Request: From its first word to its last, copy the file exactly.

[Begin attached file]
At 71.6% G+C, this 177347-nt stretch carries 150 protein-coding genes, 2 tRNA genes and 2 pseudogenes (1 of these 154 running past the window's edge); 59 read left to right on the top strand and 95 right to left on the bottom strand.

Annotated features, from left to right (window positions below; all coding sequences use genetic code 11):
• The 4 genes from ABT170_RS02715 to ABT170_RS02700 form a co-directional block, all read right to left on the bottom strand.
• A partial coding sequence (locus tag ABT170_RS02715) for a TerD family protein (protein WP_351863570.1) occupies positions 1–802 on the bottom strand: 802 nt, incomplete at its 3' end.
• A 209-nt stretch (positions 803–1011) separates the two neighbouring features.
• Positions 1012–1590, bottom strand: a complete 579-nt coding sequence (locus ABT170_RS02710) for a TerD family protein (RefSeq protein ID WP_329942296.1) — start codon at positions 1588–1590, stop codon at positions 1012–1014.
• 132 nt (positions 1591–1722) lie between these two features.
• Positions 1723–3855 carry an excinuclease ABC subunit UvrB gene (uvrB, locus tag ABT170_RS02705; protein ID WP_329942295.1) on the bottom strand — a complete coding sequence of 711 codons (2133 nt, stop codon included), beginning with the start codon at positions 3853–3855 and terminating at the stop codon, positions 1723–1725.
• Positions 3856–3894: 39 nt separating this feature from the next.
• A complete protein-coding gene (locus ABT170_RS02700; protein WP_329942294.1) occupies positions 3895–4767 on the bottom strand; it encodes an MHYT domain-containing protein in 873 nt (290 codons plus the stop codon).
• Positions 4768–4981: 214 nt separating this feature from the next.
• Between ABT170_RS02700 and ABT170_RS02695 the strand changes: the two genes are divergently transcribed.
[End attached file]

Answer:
At 71.6% G+C, this 177347-nt stretch carries 150 protein-coding genes, 2 tRNA genes and 2 pseudogenes (1 of these 154 running past the window's edge); 59 read left to right on the top strand and 95 right to left on the bottom strand.

Annotated features, from left to right (window positions below; all coding sequences use genetic code 11):
• The 4 genes from ABT170_RS02715 to ABT170_RS02700 form a co-directional block, all read right to left on the bottom strand.
• A partial coding sequence (locus tag ABT170_RS02715) for a TerD family protein (protein WP_351863570.1) occupies positions 1–802 on the bottom strand: 802 nt, incomplete at its 3' end.
• A 209-nt stretch (positions 803–1011) separates the two neighbouring features.
• Positions 1012–1590, bottom strand: a complete 579-nt coding sequence (locus ABT170_RS02710) for a TerD family protein (RefSeq protein ID WP_329942296.1) — start codon at positions 1588–1590, stop codon at positions 1012–1014.
• 132 nt (positions 1591–1722) lie between these two features.
• Positions 1723–3855 carry an excinuclease ABC subunit UvrB gene (uvrB, locus tag ABT170_RS02705; protein ID WP_329942295.1) on the bottom strand — a complete coding sequence of 711 codons (2133 nt, stop codon included), beginning with the start codon at positions 3853–3855 and terminating at the stop codon, positions 1723–1725.
• Positions 3856–3894: 39 nt separating this feature from the next.
• A complete protein-coding gene (locus ABT170_RS02700; protein WP_329942294.1) occupies positions 3895–4767 on the bottom strand; it encodes an MHYT domain-containing protein in 873 nt (290 codons plus the stop codon).
• Positions 4768–4981: 214 nt separating this feature from the next.
• Between ABT170_RS02700 and ABT170_RS02695 the strand changes: the two genes are divergently transcribed.